Greater Manchester has delayed plans for a Clean Air Zone in the region for a further year as local leaders also call for a multi-million-pound funding package to support the scheme.
While a statutory consultation on the planned Clean Air Plan package of measures was due this summer, it was cancelled a month ago due to the pandemic; the combined authority has said that the current circumstances have limited its ability to progress the delivery of the Clean Air Plan to previous timescales, as already seen in other councils.
Now, the mayor and local authority leaders have said the delay to the consultation means the introduction of the Clean Air Zone that’s part of the package has been moved back to 2022.
The zone was due to kick in from next year and would cover all 10 local council areas and levy charges on non-compliant HGVs, buses, taxis, private hire vehicles, vans and minibuses, but not private cars.
To support the plans, and enable businesses to prepare for the CAZ, the Mayor is calling on ministers for support for the city-region’s plans to rebuild the economy in an environmentally sustainable way. The financial package would enable Greater Manchester businesses and transport operators to make the shift to cleaner vans, lorries, buses taxis and private hire vehicles.
The coronavirus pandemic has seen air pollution levels drop by 30% and road traffic volumes fall by as much as 52% across Greater Manchester as a result of the lockdown – and at the same time cycling journeys have increased by 42%. Now, Andy Burnham, Mayor of Greater Manchester, has said that the region needs to ensure that the eco benefits seen as a result of the shifts in travel patterns are retained
“We can’t go back to how we were – no one wants to see the levels of air pollution and congestion we were experiencing. We must seize the opportunities offered by this difficult situation to support our businesses through recovery and into a greener future,” said Burnham.
Local authority leaders are now calling for a government support package, including £98m – up from £59m – for a Clean Commercial Vehicle Fund for vans, HGVs, coaches and minibuses.
They’re also calling for £16m for a Clean Bus Fund to support retrofit of the existing bus fleet, as well as a £28m Clean Taxi Fund for taxi and private hire drivers and operators to switch to cleaner vehicles, and a new £10m hardship fund – dedicated to small businesses and sole traders who could face additional financial concerns to help them switch to compliant vehicles.
The city-region is also calling for funding outside of the Government’s Clean Air Plan core funding for 350 new electric vehicle charging points, doubling the size of the existing Greater Manchester publicly owned charging network, and for up to 600 electric buses by the mid-2020s.
Councillor Andrew Western, Greater Manchester Green City-region Lead, said: “Transport and goods deliveries are at the backbone of our economy, so that’s why we’re making this ask of government to help us support local businesses and transport operators as they make the move to a greener, more sustainable future.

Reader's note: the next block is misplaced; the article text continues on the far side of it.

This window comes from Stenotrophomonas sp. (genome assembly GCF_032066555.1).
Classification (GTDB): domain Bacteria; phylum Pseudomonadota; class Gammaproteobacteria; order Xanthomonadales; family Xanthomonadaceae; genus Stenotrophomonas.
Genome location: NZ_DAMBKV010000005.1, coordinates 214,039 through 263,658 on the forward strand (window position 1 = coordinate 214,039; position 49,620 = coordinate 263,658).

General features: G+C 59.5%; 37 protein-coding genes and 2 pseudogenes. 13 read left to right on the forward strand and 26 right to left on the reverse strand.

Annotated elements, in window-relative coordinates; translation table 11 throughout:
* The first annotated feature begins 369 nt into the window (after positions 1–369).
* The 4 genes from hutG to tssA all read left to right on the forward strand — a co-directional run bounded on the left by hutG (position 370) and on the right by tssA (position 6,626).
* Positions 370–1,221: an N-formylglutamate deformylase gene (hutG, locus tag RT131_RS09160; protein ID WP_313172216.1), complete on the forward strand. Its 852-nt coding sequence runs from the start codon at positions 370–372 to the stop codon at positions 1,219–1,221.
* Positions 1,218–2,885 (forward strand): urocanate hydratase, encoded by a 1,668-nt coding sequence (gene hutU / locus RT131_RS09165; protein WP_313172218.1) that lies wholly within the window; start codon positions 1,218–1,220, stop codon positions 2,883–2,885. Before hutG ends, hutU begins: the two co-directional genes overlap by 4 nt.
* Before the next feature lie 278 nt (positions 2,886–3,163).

“Government has provided some initial funding but we need certainty on the full funding package as soon as possible so we can give Greater Manchester businesses, many of whom we know are struggling due to the coronavirus lockdown, the information they need to play a full role in a Clean Air Plan public consultation and further development of the proposals.”
The delay on the city-region’s Clean Air Zone comes after the Government had already confirmed that Clean Air Zones due this year – including in Birmingham and Leeds – would be postponed until at least January 2021, enabling businesses to focus on work and response efforts during the Covid-19 outbreak.
It’s a move that’s already been slammed by environmental lawyers at ClientEarth; Katie Nield, lawyer, UK clean air at the organisation, commented last month on why it’s essential that Clean Air Zones should go ahead as soon as possible.
Commenting on the latest announcement, Nield said: “We are extremely concerned and quite frankly alarmed at Greater Manchester’s lax approach to protecting people’s health from the harmful impacts of air pollution. Local leaders have provided no explanation as to why the current circumstances have triggered a delay of at least another year and a half before any meaningful action to tackle air pollution commences.
“Greater Manchester has already missed too many government-imposed deadlines. It’s not right that people are having to wait so long for action to protect their health from toxic air.
“The law makes it clear: plans to tackle illegal pollution in the shortest possible time must be put in place as soon as can be. This seems especially important now that our cities and towns are recovering from a virus that affects people’s respiratory health.”